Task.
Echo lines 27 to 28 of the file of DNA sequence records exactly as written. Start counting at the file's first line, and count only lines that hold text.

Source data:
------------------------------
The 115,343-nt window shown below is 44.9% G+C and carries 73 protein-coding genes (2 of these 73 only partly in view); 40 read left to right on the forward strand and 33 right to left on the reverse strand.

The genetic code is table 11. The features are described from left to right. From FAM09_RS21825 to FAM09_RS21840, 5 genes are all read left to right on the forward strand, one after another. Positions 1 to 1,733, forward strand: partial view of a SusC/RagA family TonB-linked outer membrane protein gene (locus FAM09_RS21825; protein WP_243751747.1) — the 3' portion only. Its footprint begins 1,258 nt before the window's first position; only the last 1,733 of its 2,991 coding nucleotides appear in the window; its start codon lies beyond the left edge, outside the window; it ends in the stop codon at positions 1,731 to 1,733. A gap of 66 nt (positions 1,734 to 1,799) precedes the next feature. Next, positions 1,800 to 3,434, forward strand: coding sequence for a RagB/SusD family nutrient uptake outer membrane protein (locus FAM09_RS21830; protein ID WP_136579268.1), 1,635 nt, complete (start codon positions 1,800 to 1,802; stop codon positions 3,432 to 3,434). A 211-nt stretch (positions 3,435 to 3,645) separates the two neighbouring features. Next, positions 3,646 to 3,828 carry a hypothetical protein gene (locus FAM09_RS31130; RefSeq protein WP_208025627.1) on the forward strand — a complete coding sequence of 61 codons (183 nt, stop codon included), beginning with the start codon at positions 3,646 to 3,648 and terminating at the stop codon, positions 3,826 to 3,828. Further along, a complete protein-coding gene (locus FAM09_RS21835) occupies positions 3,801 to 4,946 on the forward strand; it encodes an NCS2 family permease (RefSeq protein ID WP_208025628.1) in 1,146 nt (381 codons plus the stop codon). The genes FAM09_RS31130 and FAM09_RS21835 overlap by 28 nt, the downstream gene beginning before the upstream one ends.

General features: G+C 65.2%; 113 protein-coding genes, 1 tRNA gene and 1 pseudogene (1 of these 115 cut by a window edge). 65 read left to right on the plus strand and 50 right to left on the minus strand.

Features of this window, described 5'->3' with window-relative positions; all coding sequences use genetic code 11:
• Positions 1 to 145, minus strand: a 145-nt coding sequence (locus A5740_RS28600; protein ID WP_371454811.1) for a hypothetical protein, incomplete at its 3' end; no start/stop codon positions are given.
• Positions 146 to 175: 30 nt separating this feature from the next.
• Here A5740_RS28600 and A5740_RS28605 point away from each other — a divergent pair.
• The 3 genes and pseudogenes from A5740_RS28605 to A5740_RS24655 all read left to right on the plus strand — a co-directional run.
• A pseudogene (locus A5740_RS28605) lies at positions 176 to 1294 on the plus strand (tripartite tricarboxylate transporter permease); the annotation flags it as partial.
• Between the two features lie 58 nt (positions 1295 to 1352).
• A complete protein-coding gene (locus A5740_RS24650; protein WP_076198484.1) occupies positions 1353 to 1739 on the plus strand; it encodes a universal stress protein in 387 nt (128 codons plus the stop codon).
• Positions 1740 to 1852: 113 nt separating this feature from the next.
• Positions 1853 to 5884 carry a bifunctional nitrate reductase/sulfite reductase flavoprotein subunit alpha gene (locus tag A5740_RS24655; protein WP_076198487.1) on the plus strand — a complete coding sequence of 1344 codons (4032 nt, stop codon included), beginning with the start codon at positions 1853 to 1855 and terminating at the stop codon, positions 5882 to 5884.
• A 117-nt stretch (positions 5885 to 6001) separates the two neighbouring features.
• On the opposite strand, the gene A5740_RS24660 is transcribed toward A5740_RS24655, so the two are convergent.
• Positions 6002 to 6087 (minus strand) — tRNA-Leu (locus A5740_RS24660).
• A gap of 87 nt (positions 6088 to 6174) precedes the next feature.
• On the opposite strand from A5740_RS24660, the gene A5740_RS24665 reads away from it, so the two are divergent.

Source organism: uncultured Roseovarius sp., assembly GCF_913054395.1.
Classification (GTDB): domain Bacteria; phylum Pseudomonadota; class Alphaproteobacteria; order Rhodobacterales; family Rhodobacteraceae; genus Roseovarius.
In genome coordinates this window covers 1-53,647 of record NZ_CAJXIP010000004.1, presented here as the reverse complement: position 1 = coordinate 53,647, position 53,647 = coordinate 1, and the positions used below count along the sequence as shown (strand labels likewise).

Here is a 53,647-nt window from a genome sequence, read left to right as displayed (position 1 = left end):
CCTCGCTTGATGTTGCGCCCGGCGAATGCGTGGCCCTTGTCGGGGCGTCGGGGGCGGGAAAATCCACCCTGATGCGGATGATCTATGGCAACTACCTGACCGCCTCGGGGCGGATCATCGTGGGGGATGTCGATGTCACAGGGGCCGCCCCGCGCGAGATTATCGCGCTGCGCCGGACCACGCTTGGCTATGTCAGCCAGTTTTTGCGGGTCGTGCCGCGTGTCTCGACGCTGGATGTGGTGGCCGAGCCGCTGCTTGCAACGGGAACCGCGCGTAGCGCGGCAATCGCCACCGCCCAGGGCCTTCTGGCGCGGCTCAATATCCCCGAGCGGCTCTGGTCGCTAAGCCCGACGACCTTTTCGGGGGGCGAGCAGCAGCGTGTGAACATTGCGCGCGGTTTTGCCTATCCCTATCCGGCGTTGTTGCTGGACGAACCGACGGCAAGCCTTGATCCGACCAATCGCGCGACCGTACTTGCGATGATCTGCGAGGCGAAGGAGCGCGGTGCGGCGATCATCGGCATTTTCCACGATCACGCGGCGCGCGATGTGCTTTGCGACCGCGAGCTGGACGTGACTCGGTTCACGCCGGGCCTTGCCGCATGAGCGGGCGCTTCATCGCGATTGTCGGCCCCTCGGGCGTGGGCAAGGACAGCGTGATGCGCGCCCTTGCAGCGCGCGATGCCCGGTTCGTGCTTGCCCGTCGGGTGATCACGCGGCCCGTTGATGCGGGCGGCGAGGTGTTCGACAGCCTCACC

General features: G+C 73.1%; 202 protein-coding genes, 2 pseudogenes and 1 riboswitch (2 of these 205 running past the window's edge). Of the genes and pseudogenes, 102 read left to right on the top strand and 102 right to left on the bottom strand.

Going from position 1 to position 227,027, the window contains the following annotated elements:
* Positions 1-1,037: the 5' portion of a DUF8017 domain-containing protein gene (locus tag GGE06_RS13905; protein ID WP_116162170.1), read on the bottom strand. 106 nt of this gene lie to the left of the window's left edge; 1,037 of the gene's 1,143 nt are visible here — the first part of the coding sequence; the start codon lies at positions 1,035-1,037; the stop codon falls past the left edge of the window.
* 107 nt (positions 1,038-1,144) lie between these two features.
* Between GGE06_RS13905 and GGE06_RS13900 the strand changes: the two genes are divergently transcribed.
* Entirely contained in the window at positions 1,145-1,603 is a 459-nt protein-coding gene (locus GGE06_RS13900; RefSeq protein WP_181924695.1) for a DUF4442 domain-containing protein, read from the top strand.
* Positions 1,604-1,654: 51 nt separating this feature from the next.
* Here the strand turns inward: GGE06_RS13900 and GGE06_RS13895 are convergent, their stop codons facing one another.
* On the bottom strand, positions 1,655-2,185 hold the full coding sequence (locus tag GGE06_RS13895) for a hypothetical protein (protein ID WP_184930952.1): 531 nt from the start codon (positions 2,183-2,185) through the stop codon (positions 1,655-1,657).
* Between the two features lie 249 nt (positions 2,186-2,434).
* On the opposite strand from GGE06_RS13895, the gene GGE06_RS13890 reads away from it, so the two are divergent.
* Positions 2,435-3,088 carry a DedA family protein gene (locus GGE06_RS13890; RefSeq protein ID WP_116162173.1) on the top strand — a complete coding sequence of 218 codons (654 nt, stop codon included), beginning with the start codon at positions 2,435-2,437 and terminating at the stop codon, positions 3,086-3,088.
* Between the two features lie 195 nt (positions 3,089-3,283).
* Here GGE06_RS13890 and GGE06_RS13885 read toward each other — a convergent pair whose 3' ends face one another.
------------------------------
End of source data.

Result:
* 107 nt (positions 1,038-1,144) lie between these two features.
* Between GGE06_RS13905 and GGE06_RS13900 the strand changes: the two genes are divergently transcribed.